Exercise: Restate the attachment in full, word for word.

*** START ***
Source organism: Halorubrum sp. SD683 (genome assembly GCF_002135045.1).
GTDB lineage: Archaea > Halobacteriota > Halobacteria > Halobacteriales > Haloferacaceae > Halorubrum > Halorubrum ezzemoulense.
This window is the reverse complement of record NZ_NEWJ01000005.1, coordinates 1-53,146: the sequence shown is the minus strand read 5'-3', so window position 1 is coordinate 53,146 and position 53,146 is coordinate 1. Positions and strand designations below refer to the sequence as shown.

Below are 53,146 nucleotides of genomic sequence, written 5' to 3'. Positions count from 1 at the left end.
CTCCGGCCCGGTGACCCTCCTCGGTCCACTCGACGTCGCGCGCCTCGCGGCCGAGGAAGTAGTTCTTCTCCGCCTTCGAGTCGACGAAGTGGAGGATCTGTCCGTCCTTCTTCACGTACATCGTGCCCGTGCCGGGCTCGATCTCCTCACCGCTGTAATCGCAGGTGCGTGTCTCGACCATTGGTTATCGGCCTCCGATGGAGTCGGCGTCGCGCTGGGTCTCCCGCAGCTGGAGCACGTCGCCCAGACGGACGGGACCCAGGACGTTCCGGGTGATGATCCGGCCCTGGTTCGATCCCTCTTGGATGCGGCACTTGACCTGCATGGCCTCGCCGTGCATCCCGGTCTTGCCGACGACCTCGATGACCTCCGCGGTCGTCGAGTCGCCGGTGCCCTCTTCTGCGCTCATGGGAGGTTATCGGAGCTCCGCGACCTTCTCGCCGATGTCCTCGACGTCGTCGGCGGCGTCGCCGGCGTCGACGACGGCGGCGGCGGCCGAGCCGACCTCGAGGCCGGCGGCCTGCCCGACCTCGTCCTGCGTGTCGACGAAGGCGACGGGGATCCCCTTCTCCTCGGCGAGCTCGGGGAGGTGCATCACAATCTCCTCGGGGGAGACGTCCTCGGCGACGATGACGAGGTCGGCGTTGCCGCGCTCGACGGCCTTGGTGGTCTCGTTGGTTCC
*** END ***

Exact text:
Source organism: Halorubrum sp. SD683 (genome assembly GCF_002135045.1).
GTDB lineage: Archaea > Halobacteriota > Halobacteria > Halobacteriales > Haloferacaceae > Halorubrum > Halorubrum ezzemoulense.
This window is the reverse complement of record NZ_NEWJ01000005.1, coordinates 1-53,146: the sequence shown is the minus strand read 5'-3', so window position 1 is coordinate 53,146 and position 53,146 is coordinate 1. Positions and strand designations below refer to the sequence as shown.

Below are 53,146 nucleotides of genomic sequence, written 5' to 3'. Positions count from 1 at the left end.
CTCCGGCCCGGTGACCCTCCTCGGTCCACTCGACGTCGCGCGCCTCGCGGCCGAGGAAGTAGTTCTTCTCCGCCTTCGAGTCGACGAAGTGGAGGATCTGTCCGTCCTTCTTCACGTACATCGTGCCCGTGCCGGGCTCGATCTCCTCACCGCTGTAATCGCAGGTGCGTGTCTCGACCATTGGTTATCGGCCTCCGATGGAGTCGGCGTCGCGCTGGGTCTCCCGCAGCTGGAGCACGTCGCCCAGACGGACGGGACCCAGGACGTTCCGGGTGATGATCCGGCCCTGGTTCGATCCCTCTTGGATGCGGCACTTGACCTGCATGGCCTCGCCGTGCATCCCGGTCTTGCCGACGACCTCGATGACCTCCGCGGTCGTCGAGTCGCCGGTGCCCTCTTCTGCGCTCATGGGAGGTTATCGGAGCTCCGCGACCTTCTCGCCGATGTCCTCGACGTCGTCGGCGGCGTCGCCGGCGTCGACGACGGCGGCGGCGGCCGAGCCGACCTCGAGGCCGGCGGCCTGCCCGACCTCGTCCTGCGTGTCGACGAAGGCGACGGGGATCCCCTTCTCCTCGGCGAGCTCGGGGAGGTGCATCACAATCTCCTCGGGGGAGACGTCCTCGGCGACGATGACGAGGTCGGCGTTGCCGCGCTCGACGGCCTTGGTGGTCTCGTTGGTTCC